Cleopatra of Macedon: the Other Cleopatra Who Ruled in Two Continents
Cleopatra of Macedon (also known as Cleopatra of Epirus) was born around 357 B.C.E. as the daughter of Philip II of Macedon and Olympias. She was the only full-sibling of Alexander the Great. Cleopatra was raised under the strong guardianship of her mother and prepared to assume important leading roles. While being raised at the royal palace of Pella, she received an education that covered many scientific disciplines as well as leadership training not that different from those received by males.
Youth in Pella
Cleopatra’s youth was highly affected by the relations between her parents. Olympias and Philip had a problematic marriage. The king’s policy of marrying multiple wives is well-known, a policy that did not sit well with Olympias who, apart from seeing herself devalued, regarded these arrangements as a threat to her childs’ royal inheritance. Couples’ relations reached a low point in 337 when Philip decided to marry a Macedonian noblewoman also called Cleopatra (later took the name Eurydice), a niece of Attalus. Not only that, but during a banquet celebrating this matchmaking, Attalus had the courage to indirectly call the young Alexander the Great a bastard and remark that his niece would finally give Philip pure heirs (this idea was based on the fact that Philip’s children with Olympias were not pure Macedonians as the later was of Molossian or barbarian origin). The comment started a brawl between Alexander and Attalus, and then between Philip and Alexander.
In the aftermath of this incident, Alexander and Olympias were punished in a voluntary exile. Olympias retreated in Epirus, her homeland and her brothers’ domain, while Alexander wandered north in Illyria. Yet, Cleopatra stayed in Pella with her father, as was apparently expected of her. At the time twenty years of age, Philip relied on her to resolve the problems he had just created; and this problem did not included only domestic problems: Olympias was plotting in Epirus pushing the rules there, her brother Alexander the Molossians, into a war against Philip while her son Alexander, a talented commander would kindly join this plot, or at least that’s what Philip now feared.
Marriage with her uncle, Alexander the Molossian
To prevent a complete crumble of his western and north-western frontier, Philip sought to intensify his ties with Alexander the Molossian with the aim of neutralizing him and isolating Olympias. Thus, he offered to Epirus’ ruler the hand of Cleopatra in marriage, a proposal that the Epirot accepted. Meanwhile, Philip recalled Cleopatra’s brother Alexander from Illyria back into Macedonia (where he could be checked) thus restoring domestic affairs and inter-state relations. Philip may have picked Cleopatra to marry her uncle Alexander Molossian because he could count on her strong-will, typical of Olympias offspring, to prevent Olympias from dominating Cleopatra’s new husband. The marriage was set for the summer at Aegae, the old royal capital of Macedonia.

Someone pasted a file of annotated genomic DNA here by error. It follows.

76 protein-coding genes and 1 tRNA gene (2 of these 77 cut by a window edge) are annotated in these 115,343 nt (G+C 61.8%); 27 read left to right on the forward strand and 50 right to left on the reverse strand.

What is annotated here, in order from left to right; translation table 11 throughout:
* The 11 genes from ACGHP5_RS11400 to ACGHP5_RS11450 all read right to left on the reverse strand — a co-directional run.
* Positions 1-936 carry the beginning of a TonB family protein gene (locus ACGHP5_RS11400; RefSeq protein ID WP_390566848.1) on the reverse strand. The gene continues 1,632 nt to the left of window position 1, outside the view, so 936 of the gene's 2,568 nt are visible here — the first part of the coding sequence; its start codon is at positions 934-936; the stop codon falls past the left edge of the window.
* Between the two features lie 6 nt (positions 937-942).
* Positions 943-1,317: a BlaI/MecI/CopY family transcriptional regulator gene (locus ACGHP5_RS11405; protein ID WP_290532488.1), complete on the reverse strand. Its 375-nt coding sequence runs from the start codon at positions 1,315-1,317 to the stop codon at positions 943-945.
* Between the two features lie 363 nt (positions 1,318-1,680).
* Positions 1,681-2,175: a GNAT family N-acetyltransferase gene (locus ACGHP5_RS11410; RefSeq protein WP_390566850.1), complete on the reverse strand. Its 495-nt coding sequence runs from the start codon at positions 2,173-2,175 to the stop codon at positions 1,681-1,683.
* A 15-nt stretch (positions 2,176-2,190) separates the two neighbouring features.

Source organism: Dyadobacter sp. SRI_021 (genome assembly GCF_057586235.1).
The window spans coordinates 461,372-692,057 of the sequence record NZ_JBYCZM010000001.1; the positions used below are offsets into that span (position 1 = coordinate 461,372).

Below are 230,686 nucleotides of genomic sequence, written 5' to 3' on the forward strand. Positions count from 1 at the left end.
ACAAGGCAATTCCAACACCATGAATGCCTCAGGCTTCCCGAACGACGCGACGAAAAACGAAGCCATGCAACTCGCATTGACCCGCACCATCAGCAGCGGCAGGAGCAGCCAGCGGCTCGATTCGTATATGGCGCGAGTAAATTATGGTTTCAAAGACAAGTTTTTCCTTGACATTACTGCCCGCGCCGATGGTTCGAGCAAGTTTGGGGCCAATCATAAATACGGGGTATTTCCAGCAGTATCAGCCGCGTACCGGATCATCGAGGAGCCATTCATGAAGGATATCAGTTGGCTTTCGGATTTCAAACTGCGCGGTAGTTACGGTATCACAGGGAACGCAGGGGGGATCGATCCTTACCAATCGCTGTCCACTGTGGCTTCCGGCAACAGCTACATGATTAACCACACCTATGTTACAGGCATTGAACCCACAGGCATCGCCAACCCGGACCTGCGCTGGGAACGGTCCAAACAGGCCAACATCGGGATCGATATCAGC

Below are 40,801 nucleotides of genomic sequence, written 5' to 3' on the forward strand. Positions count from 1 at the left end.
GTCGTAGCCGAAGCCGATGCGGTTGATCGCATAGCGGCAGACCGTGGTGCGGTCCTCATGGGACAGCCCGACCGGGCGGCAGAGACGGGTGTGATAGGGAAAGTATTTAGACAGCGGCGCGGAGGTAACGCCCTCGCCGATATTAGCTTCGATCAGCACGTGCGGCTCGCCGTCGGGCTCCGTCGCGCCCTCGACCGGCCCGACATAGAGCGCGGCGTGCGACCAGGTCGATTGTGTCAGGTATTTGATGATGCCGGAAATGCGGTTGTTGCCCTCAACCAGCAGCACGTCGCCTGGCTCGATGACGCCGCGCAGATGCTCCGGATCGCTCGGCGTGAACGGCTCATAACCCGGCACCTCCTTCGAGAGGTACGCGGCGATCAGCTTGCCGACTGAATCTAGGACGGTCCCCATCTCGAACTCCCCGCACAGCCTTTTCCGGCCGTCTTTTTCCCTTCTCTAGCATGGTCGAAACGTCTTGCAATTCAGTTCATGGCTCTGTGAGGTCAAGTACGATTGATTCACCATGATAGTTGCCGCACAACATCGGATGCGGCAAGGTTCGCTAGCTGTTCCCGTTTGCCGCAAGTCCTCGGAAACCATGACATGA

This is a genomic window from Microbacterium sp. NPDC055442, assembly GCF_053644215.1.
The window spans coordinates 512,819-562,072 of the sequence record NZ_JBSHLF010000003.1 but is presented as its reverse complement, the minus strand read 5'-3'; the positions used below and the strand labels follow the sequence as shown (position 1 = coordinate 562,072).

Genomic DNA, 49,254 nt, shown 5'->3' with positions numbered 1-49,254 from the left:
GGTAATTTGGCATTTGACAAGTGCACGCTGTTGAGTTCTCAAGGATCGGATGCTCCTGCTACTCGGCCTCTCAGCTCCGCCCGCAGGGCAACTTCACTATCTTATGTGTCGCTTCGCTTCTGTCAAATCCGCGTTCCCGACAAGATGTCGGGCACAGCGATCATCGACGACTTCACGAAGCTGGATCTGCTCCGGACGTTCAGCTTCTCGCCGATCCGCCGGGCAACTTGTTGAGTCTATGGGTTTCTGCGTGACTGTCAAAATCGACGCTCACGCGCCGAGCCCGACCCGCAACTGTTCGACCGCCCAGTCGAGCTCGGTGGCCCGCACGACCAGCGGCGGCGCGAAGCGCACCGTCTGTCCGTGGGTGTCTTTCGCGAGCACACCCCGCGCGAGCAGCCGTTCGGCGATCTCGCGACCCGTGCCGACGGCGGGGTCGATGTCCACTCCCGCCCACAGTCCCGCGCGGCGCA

During the marital festivities that took place in Aegae, Philip was assassinated. This event brought Cleopatra’s brother into the Macedonian throne. Many accused Olympias for this assassination and indeed Cleopatra’s mother had strong causes steered against her husband. Yet, while her mother could return from Epirus into Macedon, Cleopatra followed her new husband into Epirus, away from the intrigues of the Macedonian court.
Queen of Epirus
In Epirus, Cleopatra gave birth to two children, Cadmeia and Neoptolemus. There she was given the opportunity to lead when her husband and current ruler decided to depart on a campaign away from Epirus. It was the year 334 when her husband left Epirus to embark on a campaign in southern Italy.
Cleopatra’s husband would fall fighting against a coalition of Italic tribes three years after leaving Epirus. Her husband’s absence and then demise gave Cleopatra the opportunity to govern the affairs of a whole state (technically rule as a regent on behalf of her minor son Neoptolemus). There is no evidence to assume that she failed at her new role. On the contrary, it seems that she ruled Epirus, her mothers’ homeland, with natural authority and the non-mentioning of turmoils suggest that Cleopatra effectively maintained order in a region often unstable. Apart from harnessing the inherent status of being a member of the Argead family and using her talent to govern with ease, we should note that even common women in Epirus were not marginalized as in Greek states or even Macedon. Thus, few if any Epirote subjects would rally to oppose a female ruler on the basis of gender alone.
A theorodokoi (“sacred ambassadors”) list from Argos dated to circa 334- 333 mentions Cleopatra as receiver on behalf of Epirus of these ambassadors apparently announcing the Nemeian festival. Cabannes suggests that the mentioning of the name “Epirus” rather than the mentioning of tribes constituting Epirus, means that Cleopatra ruled over a united federalist state of Epirus that has absorbed into it, apart from the Molossian tribes, other neighboring tribes such as the Thesprotians. If Cleopatra’s husband was not the founder of such a new federalist state then we can credit Cleopatra for such an expanded state formation. There is growing support for placing the creation of the political entity of Epirus during the rule of Cleopatra. Even the mere presence of Cleopatra’s name as a receiver of theorodokoi can be enough to indicate her dominant authority in the region when accounting for how unusual it is to find a woman in this role (Cleopatra is the only woman in the Argive list).
The creation of an expanded federalist political entity of Epirus during Cleopatra’s regency is further supported by numismatic evidence. The earlier Molossian silver and bronze coinage is replaced by bronze coins struck in the 330-322 period bearing the inscription “Epirote Symmachy” (“Epirote Alliance”). It clearly shows that a body referred collectively as the Epeirotes (rather than mentioning certain constituent tribes of the region of Epirus) emerged during Cleopatra’s regency. This body had sufficient political identity and financial organization to issue a trusted coinage in their name for local use in common transactions. This united monetary policy further encouraged not only political unification, but also economic and commercial development, and the creation of a common Epirote identity.